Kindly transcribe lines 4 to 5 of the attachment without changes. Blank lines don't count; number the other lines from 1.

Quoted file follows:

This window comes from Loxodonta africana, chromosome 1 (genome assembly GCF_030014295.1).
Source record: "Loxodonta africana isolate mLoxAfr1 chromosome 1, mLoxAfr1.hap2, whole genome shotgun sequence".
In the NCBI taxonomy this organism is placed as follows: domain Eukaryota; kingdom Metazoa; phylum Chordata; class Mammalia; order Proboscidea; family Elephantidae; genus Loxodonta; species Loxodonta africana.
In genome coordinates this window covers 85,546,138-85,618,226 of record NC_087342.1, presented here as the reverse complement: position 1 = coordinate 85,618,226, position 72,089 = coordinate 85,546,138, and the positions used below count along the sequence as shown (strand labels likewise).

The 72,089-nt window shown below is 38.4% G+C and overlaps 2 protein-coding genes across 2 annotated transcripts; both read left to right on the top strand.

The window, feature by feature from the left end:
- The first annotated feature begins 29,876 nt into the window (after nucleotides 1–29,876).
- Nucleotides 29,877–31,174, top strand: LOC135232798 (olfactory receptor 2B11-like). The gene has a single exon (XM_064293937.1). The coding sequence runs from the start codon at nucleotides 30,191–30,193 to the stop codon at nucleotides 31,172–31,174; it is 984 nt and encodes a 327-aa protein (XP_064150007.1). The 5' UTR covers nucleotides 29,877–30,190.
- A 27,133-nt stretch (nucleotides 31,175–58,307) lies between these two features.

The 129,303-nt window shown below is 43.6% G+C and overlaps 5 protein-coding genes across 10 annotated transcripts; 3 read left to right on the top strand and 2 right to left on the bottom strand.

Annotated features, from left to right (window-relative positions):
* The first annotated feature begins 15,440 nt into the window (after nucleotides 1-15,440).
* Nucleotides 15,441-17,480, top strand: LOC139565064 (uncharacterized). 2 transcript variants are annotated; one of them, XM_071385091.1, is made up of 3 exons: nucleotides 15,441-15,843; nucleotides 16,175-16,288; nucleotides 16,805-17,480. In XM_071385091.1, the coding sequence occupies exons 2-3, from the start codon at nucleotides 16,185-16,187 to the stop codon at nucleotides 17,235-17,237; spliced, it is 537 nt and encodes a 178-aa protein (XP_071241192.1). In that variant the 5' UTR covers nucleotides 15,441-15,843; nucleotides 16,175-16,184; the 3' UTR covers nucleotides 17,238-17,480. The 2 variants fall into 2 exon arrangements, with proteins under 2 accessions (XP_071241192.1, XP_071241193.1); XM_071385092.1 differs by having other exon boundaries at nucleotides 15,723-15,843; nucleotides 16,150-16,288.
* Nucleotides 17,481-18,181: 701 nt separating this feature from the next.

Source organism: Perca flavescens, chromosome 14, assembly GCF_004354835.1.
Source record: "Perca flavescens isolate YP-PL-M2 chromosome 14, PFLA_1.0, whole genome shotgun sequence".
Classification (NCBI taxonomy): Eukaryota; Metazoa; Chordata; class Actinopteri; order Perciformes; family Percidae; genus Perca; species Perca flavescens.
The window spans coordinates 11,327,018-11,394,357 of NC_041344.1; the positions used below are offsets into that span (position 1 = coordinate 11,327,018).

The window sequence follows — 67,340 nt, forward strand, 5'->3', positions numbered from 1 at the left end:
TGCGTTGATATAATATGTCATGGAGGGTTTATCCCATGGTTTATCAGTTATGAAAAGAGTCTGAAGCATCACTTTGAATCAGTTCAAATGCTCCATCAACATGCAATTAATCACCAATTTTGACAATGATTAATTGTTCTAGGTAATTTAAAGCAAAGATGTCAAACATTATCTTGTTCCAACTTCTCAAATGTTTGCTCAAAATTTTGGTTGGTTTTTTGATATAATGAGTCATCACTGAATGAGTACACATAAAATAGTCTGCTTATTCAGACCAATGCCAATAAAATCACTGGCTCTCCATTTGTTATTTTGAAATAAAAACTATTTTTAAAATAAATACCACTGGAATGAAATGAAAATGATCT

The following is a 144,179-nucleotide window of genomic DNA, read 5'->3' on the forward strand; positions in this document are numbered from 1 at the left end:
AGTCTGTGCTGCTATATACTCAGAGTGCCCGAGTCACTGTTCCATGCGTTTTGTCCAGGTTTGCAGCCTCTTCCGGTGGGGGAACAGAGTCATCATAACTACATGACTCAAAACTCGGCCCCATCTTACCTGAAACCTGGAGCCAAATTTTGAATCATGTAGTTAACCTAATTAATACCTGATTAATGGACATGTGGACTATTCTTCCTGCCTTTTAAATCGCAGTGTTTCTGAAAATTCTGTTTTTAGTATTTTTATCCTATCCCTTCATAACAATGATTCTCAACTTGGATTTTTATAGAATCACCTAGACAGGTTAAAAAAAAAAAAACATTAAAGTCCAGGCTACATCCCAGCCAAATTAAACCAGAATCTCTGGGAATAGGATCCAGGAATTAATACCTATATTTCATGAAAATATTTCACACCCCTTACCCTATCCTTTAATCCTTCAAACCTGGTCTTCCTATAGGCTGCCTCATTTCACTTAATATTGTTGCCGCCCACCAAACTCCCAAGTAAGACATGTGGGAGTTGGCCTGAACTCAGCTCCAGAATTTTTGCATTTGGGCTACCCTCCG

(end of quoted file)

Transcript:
In genome coordinates this window covers 85,546,138-85,618,226 of record NC_087342.1, presented here as the reverse complement: position 1 = coordinate 85,618,226, position 72,089 = coordinate 85,546,138, and the positions used below count along the sequence as shown (strand labels likewise).

The 72,089-nt window shown below is 38.4% G+C and overlaps 2 protein-coding genes across 2 annotated transcripts; both read left to right on the top strand.